DARPA eyes converting large aircraft into drone carriers

DARPA eyes converting large aircraft into drone carriers
The Pentagon’s Defense Advanced Research Projects Agency (DARPA) has launched a contest to find the best solution for large airplanes, such as C-130 transport planes, to carry small drones.

The agency has recently placed a “request for information” in order to explore the possibilities of launching swarms of small UAVs from already existing large aircraft.

“Small unmanned aircraft systems (UAS) have limited range and responsiveness, however, compared to larger airborne platforms,” DARPA stated. “Launching and recovering small UAS from those larger platforms could provide a cost-effective capability over a spectrum of operating environments to greatly extend the range of UAS operations, as well as enable an entirely new operational concept for mission sets that benefit from distributed employment.”

The Defense Advanced Research Projects Agency is interested in the range of drones that would be able to carry out intelligence and military missions, thus limiting the risks that US pilots might otherwise take, DARPA officials said on Sunday, according to the Washington Post.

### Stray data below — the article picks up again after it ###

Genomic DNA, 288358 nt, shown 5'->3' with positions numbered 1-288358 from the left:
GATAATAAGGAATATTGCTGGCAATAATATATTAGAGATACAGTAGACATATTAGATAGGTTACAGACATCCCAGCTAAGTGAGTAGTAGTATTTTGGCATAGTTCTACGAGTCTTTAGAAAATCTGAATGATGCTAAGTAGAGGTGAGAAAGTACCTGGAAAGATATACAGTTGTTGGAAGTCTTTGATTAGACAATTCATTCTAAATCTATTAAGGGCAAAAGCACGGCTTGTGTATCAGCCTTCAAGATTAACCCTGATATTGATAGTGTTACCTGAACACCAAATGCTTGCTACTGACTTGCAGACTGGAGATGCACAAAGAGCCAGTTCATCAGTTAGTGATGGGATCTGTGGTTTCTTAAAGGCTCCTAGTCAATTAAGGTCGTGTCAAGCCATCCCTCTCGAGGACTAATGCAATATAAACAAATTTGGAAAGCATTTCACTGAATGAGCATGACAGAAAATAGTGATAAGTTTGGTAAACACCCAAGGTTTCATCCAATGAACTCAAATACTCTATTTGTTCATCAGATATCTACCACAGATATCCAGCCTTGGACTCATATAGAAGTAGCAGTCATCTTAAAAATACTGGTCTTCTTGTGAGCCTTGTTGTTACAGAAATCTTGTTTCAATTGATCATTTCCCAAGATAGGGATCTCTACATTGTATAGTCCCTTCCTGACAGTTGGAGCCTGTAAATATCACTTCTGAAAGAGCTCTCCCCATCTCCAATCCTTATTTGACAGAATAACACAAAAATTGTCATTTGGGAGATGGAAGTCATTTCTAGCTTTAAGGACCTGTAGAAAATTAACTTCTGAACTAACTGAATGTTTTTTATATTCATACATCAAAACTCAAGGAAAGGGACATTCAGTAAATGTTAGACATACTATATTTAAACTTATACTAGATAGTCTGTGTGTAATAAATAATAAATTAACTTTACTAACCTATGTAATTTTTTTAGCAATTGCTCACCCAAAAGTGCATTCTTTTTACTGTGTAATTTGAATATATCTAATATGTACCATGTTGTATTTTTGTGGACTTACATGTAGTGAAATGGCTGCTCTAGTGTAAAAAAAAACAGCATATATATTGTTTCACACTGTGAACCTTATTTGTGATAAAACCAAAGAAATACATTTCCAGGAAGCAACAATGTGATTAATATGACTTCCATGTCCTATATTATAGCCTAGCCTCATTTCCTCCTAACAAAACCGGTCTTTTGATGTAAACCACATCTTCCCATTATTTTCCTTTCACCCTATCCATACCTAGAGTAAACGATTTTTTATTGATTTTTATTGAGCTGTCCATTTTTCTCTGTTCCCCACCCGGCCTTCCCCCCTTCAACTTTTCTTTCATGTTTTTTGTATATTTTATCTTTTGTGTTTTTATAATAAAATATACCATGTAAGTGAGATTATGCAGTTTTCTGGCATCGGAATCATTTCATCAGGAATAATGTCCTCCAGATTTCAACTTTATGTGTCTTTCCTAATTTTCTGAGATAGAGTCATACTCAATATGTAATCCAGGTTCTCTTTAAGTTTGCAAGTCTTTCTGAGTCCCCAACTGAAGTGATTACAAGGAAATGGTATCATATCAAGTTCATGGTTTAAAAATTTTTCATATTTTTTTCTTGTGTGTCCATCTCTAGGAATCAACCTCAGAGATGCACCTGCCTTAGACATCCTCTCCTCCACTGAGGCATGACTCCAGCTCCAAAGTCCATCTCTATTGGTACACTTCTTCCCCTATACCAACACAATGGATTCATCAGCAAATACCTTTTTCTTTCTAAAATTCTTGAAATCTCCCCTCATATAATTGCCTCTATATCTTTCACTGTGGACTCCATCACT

“We want to find ways to make smaller aircraft more effective, and one promising idea is enabling existing large aircraft, with minimal modification, to become ‘aircraft carriers in the sky,’” said Dan Patt, a DARPA program manager.

“We envision innovative launch and recovery concepts for new [unmanned aerial systems] designs that would couple with recent advances in small payload design and collaborative technologies.”

DARPA is likely to use planes like the B-52 Stratofortress bomber, B-1B Lancer bomber or C-130 Hercules cargo plane.

According to DARPA’s statement, organizations or individuals that would like to participate in the project must submit ideas by November 26, and their concepts should be realizable within four years. They have to include “system-level conceptual designs” and “feasibility analysis.”

Perhaps Hollywood could pitch some ideas of its own: